The Preemie Justice Teamie
Six months after the announcement of the movie, in January of 2014, Batman V Superman was pushed from it’s original summer 2015 release date to May of 2016. This release delay translated to a three year gap between DCEU releases. Would the Dawn of Justice portion of the movie—the “Metahuman Thesis” universe setup scenes as well as the introduction of the Wonder Woman and Doomsday—be the result of this delay? Entertainment Weekly posted an interview by Jeff Labrecque with Dan Fellman, Warner Brothers’ president of domestic distribution in the article “‘Superman’ versus ‘Cap’: The superhero showdown that everybody won,” revealing the strategy for the initial release date move was very much driven by counter-punching with Marvel Studios:
Marvel had announced May 6 first, but initially it was reserved for an untitled superhero film. Warner Bros., armed with its two biggest comic-book characters meeting for the first time on-screen, didn’t hesitate to trespass when it pushed back Dawn of Justice‘s original release date from July 2015. “In terms of going back and reviewing the situation, it looked to us—and maybe our reconnaissance wasn’t great—that they were not going to have a movie [ready] on that date,” says Fellman. “Just that they held onto it and they might not be able to deliver. But they took another position.”
That other position was solidified when Winter Soldier opened to critical accolades and more than $713 million globally, surpassing the total take for Man of Steel. Once Marvel announced that Cap 3 was the MCU film set for May 6, the showdown got serious—and potentially very costly for both sides.
A similar logical, competitive choice without concrete proof is presumed on behalf of Marvel Studios in slotting Captain America: Civil War as the untitled Marvel picture scheduled on May 6. Marvel announced the movie’s title, invoking the title of one of Marvel’s best-known iconic original superhero team-up/battle storylines. Patrick Brzeski of the Hollywood Reporter snagged an interview with Joe Russo, director of Marvel’s May 2016 release of Captain America: Civil War, that reveals a clue to the movie’s origins as answer to WB’s announcement:
…For our part, when we finished Winter Soldier two years ago and we were thinking about doing the next one, the only thing that seemed interesting to us was to deconstruct the Marvel Universe — because where else can we go at this point? There have been 11 or 12 movies so far, all with a fairly traditional structure. Our pitch to them was: People will tell you they love chocolate ice cream — until you give it to them five days a week. It’s time to give them some rainbow sherbet. Kevin [Feige] is a maverick and he’s very sensitive to how people are responding to his content. He said he thought we might be right. And after they announced Batman v. Superman, he said, ‘you guys are absolutely right.’ We needed to do something challenging with the material or we were going to start to lose the audience.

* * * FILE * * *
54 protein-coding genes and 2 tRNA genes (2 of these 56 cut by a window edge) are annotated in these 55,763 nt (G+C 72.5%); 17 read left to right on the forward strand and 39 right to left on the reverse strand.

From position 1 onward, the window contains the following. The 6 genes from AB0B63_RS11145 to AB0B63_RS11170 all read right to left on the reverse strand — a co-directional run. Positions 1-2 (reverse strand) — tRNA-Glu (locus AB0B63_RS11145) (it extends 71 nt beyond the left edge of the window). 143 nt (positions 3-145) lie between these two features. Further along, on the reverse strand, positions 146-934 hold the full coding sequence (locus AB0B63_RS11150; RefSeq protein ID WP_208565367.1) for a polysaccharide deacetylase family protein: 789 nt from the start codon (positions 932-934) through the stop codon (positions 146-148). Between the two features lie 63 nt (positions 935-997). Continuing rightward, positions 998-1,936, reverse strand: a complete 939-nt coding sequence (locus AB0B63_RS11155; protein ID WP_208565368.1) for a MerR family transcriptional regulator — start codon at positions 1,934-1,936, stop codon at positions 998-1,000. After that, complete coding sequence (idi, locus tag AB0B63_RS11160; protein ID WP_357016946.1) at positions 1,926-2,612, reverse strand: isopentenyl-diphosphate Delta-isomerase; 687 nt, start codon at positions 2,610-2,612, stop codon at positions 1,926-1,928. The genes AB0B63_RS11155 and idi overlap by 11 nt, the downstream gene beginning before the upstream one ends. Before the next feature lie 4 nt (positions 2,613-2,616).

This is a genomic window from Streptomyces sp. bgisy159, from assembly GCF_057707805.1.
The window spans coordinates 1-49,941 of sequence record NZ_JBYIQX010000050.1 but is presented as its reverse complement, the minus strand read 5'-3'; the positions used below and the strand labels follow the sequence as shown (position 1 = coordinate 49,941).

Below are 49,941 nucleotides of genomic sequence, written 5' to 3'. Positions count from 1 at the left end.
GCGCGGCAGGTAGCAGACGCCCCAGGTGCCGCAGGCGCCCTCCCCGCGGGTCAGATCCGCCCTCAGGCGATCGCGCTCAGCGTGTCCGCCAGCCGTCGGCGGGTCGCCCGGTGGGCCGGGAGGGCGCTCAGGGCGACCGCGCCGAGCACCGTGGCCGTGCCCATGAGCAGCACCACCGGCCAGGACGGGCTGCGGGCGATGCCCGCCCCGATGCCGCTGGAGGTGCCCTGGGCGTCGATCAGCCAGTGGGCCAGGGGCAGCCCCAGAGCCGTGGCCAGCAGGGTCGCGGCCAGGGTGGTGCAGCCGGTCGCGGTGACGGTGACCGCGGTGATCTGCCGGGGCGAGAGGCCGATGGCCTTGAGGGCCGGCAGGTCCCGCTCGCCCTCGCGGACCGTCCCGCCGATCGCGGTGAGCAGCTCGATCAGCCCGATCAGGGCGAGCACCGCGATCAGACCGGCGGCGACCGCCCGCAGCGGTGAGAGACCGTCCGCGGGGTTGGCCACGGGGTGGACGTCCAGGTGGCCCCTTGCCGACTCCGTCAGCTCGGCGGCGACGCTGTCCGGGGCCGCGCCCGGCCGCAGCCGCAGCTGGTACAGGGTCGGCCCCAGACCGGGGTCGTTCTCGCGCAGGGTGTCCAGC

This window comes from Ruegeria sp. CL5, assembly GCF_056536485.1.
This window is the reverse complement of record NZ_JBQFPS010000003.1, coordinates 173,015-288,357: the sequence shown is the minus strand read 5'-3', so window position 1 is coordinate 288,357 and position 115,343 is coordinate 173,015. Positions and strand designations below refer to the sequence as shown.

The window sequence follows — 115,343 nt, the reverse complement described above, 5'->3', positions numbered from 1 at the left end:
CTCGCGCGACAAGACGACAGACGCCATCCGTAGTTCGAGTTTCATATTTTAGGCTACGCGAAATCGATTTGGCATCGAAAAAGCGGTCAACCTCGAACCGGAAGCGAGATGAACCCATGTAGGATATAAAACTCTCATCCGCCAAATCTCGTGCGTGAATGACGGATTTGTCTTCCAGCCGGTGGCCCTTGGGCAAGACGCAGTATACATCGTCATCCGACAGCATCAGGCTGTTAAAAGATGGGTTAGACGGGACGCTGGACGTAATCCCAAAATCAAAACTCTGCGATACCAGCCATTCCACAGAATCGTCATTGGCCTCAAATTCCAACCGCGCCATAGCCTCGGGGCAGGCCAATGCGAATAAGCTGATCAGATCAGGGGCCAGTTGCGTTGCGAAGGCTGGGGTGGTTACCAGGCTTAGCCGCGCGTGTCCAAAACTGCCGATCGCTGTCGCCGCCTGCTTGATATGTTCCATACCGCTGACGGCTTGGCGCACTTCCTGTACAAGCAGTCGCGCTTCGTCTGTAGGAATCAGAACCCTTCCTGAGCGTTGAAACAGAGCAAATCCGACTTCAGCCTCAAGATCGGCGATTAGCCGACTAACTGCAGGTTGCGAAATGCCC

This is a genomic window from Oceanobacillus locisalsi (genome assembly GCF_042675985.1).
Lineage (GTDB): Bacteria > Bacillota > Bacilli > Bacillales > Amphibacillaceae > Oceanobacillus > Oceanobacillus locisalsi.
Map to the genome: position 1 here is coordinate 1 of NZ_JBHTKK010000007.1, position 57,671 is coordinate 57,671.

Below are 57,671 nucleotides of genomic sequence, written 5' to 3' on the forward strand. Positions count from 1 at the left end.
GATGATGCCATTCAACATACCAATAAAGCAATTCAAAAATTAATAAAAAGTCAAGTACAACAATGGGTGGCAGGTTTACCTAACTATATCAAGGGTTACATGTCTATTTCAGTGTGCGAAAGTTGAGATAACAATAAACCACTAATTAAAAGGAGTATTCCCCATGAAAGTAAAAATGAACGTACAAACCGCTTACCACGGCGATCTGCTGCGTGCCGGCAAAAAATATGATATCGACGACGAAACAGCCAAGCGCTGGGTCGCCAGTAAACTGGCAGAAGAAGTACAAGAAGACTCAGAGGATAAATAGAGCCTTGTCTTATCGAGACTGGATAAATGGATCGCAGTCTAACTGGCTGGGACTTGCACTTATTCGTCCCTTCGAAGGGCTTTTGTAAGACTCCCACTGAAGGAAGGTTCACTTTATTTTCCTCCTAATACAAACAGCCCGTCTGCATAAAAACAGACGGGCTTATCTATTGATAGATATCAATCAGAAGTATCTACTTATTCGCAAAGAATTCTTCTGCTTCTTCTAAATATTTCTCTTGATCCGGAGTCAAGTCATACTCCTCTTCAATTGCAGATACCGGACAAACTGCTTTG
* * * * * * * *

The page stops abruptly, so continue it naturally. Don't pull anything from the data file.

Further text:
Did Marvel already know, as we’ll see later, that a “deconstruction” piece was in the works over at Warner Bros? Be it deconstruction themes or the spectacle of a story of heroes pitted in team-rending battle (in some ways, much the same thing), again Hollywood has found a common rope-bone over which to wrestle. Further elucidating the flow of idea direction for these massive studio-supporting tent-pole releases, Mike Sampson of Screencrush.com followed up with the writers of Civil War, Christopher Markus and Stephen McFeely, to discover how the movie transformed from its initial focus on an individual Captain America story to the team-up event the movie became:
“It never got to draft. We started out working on a Captain America 3 and what would that be, picking up the thread that had been left behind by Winter Soldier. So it was Bucky, it was Steve and the ramifications of digging deeper into that relationship.”
It seems very much like more of a direct sequel to The Winter Soldier that would’ve served as a standalone tale focusing on Cap and Falcon and their search for Bucky. But, Markus says that as they working on their movie, Feige came into their office and just said two words: “Civil War”.
In the aftermath of the announcement, it became clear that both Warner Bros./DC and Disney/Marvel Studios had staked claim on the same release window, with the same type of movie. Marvel President Kevin Feige had transformed an individual Captain America release into a competitor for a team-up pic at a competing studio (spending a great deal more on the movie in the process by securing the involvement of Robert Downey Jr. to reprise his role as Tony Stark/Iron Man, and working out a deal with Sony/Columbia to use Spider-Man in the Marvel Cinematic Universe). Eventually Warner Bros. would cede the May release date to Marvel/Disney in an announcement made in August of 2014, moving the release date of Batman V Superman up to March 2016, and adding a full slate of untitled projects to their DCEU roadmap for years to come.
By the time January 2015 had rolled around, a series of news stories derived from an anonymous image post on reddit seemed to indicate that one of the primary premises of my piece was coming true: the story of Batman V Superman: Dawn of Justice was turning out to be too big to be done properly in one movie. The Nerdist ran the story, with an appropriate amount of skepticism, in a story titled RUMOR: New Image Suggests A Dc Movie Before Dawn Of Justice. Forbes contributor Scott Mendelson, previously quoted in response to the expectations for Man of Steel (as well as many other voices across the internet) cried out in protest, penning an article titled Splitting ‘Batman V Superman’ Into Two Films Is A Terrible, Horrible, No Good, Very Bad Idea. Suddenly an image… captured from a teaser… that was part of a test-screening… was drawing unexpected negative PR. Unfortunately, I’m left to wonder if internet response to the rumor steered the studio away from what, to me, may have been the right choice for the multiple stories in the final released movie.